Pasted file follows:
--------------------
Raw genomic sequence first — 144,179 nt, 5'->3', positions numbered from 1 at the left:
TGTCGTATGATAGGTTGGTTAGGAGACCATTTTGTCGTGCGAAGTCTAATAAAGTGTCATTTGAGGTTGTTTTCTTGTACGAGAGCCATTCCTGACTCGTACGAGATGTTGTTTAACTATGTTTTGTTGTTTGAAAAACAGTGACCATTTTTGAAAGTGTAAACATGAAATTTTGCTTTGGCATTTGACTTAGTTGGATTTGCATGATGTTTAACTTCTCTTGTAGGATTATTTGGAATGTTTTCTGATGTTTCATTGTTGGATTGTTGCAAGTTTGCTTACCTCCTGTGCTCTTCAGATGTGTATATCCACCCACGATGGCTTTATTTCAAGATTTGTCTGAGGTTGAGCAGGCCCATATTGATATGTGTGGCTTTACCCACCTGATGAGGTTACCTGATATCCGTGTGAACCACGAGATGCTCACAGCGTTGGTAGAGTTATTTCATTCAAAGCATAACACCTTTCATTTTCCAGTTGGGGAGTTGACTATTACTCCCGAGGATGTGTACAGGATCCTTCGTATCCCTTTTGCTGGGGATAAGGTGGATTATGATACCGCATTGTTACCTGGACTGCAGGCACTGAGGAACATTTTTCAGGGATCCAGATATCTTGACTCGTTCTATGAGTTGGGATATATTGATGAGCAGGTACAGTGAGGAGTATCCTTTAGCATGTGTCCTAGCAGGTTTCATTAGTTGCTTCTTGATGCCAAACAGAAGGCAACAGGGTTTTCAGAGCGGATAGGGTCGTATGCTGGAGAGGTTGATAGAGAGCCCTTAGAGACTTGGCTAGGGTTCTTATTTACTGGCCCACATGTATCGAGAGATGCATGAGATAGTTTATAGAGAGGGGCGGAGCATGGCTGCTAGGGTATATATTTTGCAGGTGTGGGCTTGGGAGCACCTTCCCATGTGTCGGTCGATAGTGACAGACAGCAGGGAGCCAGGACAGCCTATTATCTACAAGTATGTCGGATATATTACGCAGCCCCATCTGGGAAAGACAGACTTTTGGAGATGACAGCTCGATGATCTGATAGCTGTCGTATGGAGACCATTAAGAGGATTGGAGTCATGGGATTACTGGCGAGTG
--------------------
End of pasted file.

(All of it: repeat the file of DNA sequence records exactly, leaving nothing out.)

Raw genomic sequence first — 144,179 nt, 5'->3', positions numbered from 1 at the left:
TGTCGTATGATAGGTTGGTTAGGAGACCATTTTGTCGTGCGAAGTCTAATAAAGTGTCATTTGAGGTTGTTTTCTTGTACGAGAGCCATTCCTGACTCGTACGAGATGTTGTTTAACTATGTTTTGTTGTTTGAAAAACAGTGACCATTTTTGAAAGTGTAAACATGAAATTTTGCTTTGGCATTTGACTTAGTTGGATTTGCATGATGTTTAACTTCTCTTGTAGGATTATTTGGAATGTTTTCTGATGTTTCATTGTTGGATTGTTGCAAGTTTGCTTACCTCCTGTGCTCTTCAGATGTGTATATCCACCCACGATGGCTTTATTTCAAGATTTGTCTGAGGTTGAGCAGGCCCATATTGATATGTGTGGCTTTACCCACCTGATGAGGTTACCTGATATCCGTGTGAACCACGAGATGCTCACAGCGTTGGTAGAGTTATTTCATTCAAAGCATAACACCTTTCATTTTCCAGTTGGGGAGTTGACTATTACTCCCGAGGATGTGTACAGGATCCTTCGTATCCCTTTTGCTGGGGATAAGGTGGATTATGATACCGCATTGTTACCTGGACTGCAGGCACTGAGGAACATTTTTCAGGGATCCAGATATCTTGACTCGTTCTATGAGTTGGGATATATTGATGAGCAGGTACAGTGAGGAGTATCCTTTAGCATGTGTCCTAGCAGGTTTCATTAGTTGCTTCTTGATGCCAAACAGAAGGCAACAGGGTTTTCAGAGCGGATAGGGTCGTATGCTGGAGAGGTTGATAGAGAGCCCTTAGAGACTTGGCTAGGGTTCTTATTTACTGGCCCACATGTATCGAGAGATGCATGAGATAGTTTATAGAGAGGGGCGGAGCATGGCTGCTAGGGTATATATTTTGCAGGTGTGGGCTTGGGAGCACCTTCCCATGTGTCGGTCGATAGTGACAGACAGCAGGGAGCCAGGACAGCCTATTATCTACAAGTATGTCGGATATATTACGCAGCCCCATCTGGGAAAGACAGACTTTTGGAGATGACAGCTCGATGATCTGATAGCTGTCGTATGGAGACCATTAAGAGGATTGGAGTCATGGGATTACTGGCGAGTG